I feel for people who capitulated during the crisis because they were hurt going both ways. First, they lost money by selling, and then they lost money by not buying.
One method I used to stop people from panic selling was to suggest a 10% decrease in their equity allocation. This made them think, "Am I really going to do this?" Most people who I put this recommendation to decided to leave their portfolio alone. They just wanted to know they had the ability to do something. There were a few people who lowered their allocation, which wasn't hard to do because the portfolio was already at the new allocation. We just didn't do a rebalancing. This had a soothing Affect. We didn't hear from them for the rest of the crisis.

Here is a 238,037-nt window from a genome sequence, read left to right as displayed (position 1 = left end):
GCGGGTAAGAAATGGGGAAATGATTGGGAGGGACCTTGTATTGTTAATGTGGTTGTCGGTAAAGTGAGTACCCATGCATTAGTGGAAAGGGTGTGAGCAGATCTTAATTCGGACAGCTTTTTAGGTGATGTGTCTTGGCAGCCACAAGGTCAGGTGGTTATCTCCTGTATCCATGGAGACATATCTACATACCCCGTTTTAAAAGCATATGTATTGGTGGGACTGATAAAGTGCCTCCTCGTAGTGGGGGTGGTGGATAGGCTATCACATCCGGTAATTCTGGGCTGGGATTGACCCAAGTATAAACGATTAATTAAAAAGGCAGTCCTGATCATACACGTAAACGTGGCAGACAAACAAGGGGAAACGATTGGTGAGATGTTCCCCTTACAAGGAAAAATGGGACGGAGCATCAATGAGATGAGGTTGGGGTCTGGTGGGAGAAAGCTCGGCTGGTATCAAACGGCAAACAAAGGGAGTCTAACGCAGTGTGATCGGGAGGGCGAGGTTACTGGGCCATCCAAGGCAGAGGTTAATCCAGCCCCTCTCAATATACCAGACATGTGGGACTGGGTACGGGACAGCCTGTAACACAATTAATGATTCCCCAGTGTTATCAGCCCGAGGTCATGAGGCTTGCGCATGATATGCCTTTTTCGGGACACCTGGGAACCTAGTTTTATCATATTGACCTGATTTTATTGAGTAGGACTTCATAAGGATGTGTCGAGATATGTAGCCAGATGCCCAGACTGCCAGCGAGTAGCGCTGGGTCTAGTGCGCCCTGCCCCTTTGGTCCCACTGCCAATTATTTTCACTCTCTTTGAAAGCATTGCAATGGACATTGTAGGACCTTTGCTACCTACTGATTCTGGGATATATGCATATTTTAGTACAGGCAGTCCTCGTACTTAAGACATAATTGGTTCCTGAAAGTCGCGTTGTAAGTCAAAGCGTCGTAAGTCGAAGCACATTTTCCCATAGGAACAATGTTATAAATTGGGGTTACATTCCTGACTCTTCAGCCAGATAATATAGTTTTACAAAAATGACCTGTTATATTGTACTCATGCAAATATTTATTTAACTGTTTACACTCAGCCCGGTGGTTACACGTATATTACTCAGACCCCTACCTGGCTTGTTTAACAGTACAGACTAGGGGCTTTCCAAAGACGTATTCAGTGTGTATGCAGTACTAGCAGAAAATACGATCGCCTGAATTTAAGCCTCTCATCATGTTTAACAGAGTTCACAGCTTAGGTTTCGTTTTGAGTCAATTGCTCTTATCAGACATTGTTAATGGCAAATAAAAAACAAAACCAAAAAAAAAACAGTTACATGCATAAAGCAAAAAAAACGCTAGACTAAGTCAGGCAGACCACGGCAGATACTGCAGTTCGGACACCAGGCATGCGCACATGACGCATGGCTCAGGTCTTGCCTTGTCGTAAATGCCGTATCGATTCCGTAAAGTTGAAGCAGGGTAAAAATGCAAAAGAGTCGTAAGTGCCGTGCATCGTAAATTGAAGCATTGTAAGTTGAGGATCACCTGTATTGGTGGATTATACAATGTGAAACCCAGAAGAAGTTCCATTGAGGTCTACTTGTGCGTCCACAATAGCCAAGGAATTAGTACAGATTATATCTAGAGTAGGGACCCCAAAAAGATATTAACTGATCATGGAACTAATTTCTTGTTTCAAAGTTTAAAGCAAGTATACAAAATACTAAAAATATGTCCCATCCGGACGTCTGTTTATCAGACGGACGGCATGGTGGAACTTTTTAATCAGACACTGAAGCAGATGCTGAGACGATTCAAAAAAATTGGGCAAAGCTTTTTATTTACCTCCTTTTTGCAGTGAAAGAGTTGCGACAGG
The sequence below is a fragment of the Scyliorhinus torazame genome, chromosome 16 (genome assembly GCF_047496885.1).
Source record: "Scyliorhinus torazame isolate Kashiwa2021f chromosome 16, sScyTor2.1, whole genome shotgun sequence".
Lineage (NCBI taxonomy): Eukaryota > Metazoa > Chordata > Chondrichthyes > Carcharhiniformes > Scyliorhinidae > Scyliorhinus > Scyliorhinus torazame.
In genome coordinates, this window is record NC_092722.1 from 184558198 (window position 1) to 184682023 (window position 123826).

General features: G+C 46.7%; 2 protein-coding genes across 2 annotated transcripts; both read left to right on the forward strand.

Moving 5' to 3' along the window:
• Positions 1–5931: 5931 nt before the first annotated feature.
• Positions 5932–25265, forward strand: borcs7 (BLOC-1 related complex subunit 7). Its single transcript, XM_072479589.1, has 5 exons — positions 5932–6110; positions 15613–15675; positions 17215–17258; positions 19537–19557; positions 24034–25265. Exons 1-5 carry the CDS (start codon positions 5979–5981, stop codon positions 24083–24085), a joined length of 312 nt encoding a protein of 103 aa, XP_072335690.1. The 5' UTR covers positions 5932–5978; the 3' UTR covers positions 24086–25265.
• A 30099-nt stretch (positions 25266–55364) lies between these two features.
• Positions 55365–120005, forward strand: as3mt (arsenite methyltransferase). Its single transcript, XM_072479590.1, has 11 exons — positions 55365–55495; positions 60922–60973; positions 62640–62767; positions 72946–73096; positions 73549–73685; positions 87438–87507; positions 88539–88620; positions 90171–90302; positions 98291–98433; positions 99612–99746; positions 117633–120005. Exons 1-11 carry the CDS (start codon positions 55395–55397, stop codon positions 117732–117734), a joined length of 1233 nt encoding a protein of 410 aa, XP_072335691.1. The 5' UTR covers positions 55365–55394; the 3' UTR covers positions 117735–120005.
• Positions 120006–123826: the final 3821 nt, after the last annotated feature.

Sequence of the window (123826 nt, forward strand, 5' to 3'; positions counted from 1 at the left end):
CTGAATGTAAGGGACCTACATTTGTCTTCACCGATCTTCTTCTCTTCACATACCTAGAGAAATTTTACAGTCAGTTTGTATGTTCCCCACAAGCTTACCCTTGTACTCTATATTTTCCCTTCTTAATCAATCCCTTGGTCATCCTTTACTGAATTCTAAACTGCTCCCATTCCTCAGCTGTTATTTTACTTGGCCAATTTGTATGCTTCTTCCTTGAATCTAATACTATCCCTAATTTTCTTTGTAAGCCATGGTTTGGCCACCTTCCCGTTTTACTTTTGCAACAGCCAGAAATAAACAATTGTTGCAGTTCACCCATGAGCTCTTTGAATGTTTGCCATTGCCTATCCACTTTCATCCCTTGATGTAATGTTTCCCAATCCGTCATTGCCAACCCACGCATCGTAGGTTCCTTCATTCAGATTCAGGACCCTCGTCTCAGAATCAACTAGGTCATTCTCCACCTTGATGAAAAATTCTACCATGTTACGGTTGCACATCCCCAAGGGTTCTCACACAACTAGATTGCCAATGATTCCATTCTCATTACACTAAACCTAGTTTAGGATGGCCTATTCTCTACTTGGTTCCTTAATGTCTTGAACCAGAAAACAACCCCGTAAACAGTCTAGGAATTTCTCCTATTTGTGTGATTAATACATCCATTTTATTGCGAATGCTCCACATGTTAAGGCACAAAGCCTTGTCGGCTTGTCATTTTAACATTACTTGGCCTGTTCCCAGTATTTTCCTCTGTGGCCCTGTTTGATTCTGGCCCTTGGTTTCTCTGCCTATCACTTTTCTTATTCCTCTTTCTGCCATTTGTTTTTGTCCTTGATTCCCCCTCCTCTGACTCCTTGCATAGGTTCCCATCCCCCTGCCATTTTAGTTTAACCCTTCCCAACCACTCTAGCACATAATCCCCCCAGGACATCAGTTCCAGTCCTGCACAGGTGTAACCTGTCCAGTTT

And then there were the people who didn't call us. Instead, they sold everything out on their own in a panic. When we called them to find out what happened to their account (it didn't show on our download from the custodian), they said they just couldn't take it anymore and had to do something right then and there. I wish they would have called us before pulling the plug. But there was nothing we could do at that point. They were burnt toast - burnt on the way down and burnt on the way up.
Mutual fund investing is simple. There is risk, there is return, and there are costs. All else is marketing.